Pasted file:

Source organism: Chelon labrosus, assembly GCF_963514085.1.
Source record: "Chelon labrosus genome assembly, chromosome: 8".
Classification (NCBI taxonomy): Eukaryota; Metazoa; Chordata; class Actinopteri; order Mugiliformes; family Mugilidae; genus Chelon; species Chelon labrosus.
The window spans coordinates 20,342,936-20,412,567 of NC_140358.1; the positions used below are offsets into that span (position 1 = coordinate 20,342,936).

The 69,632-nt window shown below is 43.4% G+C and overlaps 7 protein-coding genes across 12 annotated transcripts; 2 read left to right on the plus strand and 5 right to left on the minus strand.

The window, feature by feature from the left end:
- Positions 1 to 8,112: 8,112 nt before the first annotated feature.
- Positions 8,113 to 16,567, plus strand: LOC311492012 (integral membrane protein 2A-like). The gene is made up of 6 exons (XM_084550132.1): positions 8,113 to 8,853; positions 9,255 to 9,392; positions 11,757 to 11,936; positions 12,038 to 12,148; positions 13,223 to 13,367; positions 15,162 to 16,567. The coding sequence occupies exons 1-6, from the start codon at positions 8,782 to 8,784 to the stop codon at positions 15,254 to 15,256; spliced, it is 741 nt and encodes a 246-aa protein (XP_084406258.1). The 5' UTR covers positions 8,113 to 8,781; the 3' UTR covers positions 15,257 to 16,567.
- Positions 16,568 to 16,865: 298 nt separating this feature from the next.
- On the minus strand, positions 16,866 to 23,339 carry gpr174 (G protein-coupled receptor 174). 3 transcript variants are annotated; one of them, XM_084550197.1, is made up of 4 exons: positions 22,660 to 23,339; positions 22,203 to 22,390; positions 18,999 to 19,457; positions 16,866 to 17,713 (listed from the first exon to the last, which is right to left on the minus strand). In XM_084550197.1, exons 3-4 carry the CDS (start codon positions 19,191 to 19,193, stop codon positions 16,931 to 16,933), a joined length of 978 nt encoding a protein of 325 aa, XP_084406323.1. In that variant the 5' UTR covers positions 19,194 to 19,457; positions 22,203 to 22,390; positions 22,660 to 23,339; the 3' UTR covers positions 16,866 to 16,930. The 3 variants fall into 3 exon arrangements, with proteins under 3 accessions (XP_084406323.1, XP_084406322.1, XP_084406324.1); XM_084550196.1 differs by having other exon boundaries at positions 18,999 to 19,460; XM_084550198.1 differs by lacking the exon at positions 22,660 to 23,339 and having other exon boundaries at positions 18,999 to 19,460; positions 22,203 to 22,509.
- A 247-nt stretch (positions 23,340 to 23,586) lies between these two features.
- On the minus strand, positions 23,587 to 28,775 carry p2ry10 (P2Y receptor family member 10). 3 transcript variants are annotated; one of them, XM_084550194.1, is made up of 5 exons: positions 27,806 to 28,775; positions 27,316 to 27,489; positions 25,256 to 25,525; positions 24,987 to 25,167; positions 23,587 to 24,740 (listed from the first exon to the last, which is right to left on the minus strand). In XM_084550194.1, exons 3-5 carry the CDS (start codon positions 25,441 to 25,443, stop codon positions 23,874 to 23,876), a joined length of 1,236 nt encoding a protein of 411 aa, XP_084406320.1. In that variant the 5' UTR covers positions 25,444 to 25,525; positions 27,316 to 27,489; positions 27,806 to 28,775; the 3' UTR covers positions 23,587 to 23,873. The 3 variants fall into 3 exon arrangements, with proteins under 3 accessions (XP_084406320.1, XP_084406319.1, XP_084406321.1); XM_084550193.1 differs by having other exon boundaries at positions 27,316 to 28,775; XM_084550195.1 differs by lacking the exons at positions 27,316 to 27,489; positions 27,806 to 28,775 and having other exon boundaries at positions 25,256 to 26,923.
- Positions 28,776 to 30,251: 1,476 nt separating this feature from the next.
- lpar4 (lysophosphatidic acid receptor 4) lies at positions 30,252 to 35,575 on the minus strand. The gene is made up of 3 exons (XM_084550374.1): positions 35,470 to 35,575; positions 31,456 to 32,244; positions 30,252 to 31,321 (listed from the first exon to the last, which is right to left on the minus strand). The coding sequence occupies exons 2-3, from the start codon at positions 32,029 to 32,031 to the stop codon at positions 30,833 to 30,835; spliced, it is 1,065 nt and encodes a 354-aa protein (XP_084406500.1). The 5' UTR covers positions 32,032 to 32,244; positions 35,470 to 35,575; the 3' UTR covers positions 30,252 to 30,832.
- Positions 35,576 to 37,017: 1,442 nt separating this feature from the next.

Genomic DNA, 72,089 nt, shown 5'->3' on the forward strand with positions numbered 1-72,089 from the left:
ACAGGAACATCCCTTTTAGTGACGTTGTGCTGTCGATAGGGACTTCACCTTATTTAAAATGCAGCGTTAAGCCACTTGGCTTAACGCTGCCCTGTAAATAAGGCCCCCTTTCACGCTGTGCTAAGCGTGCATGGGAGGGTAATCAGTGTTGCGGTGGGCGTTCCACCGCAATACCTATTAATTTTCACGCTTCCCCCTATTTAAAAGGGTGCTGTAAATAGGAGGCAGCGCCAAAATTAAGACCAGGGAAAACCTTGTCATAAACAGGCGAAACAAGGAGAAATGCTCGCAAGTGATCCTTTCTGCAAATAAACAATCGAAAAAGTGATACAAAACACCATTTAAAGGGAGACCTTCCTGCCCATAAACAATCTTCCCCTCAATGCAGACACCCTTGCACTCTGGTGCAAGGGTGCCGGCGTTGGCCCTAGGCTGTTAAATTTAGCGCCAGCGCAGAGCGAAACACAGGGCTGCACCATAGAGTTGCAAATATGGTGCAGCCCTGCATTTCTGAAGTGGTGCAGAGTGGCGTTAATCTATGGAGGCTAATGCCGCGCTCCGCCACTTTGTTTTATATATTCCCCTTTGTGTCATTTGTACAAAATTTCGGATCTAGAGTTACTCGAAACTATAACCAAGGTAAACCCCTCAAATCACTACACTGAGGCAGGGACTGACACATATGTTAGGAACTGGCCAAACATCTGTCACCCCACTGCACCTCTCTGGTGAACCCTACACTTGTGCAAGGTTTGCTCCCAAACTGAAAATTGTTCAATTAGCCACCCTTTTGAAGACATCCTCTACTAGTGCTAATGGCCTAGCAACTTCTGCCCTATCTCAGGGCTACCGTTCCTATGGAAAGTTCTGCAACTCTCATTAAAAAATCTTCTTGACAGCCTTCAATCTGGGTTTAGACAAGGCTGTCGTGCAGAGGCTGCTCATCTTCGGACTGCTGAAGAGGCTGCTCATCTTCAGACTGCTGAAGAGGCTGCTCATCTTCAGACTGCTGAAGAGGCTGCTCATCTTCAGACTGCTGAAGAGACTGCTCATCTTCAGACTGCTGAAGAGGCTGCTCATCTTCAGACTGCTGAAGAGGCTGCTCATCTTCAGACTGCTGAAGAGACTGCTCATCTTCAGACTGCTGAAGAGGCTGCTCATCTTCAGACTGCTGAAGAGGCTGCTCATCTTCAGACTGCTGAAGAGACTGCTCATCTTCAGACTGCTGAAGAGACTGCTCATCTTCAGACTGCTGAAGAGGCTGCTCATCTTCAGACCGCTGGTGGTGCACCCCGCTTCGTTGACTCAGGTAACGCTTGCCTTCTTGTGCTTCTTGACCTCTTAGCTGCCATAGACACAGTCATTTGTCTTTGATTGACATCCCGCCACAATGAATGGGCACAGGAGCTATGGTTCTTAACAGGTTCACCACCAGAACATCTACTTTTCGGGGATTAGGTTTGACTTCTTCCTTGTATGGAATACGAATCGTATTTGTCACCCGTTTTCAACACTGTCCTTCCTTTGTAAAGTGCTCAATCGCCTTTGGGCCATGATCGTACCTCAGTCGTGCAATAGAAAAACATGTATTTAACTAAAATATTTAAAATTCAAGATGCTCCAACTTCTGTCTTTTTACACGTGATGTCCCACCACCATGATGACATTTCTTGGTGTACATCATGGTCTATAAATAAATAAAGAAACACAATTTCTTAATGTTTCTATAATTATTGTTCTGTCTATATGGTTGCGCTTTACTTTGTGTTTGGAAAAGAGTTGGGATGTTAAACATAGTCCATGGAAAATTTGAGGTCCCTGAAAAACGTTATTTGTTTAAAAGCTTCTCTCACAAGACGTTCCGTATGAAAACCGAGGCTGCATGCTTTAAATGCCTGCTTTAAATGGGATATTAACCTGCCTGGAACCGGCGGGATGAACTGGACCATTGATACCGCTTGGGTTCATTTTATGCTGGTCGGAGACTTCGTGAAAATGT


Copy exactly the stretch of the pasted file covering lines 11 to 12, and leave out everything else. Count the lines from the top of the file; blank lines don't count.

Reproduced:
- A 247-nt stretch (positions 23,340 to 23,586) lies between these two features.
- On the minus strand, positions 23,587 to 28,775 carry p2ry10 (P2Y receptor family member 10). 3 transcript variants are annotated; one of them, XM_084550194.1, is made up of 5 exons: positions 27,806 to 28,775; positions 27,316 to 27,489; positions 25,256 to 25,525; positions 24,987 to 25,167; positions 23,587 to 24,740 (listed from the first exon to the last, which is right to left on the minus strand). In XM_084550194.1, exons 3-5 carry the CDS (start codon positions 25,441 to 25,443, stop codon positions 23,874 to 23,876), a joined length of 1,236 nt encoding a protein of 411 aa, XP_084406320.1. In that variant the 5' UTR covers positions 25,444 to 25,525; positions 27,316 to 27,489; positions 27,806 to 28,775; the 3' UTR covers positions 23,587 to 23,873. The 3 variants fall into 3 exon arrangements, with proteins under 3 accessions (XP_084406320.1, XP_084406319.1, XP_084406321.1); XM_084550193.1 differs by having other exon boundaries at positions 27,316 to 28,775; XM_084550195.1 differs by lacking the exons at positions 27,316 to 27,489; positions 27,806 to 28,775 and having other exon boundaries at positions 25,256 to 26,923.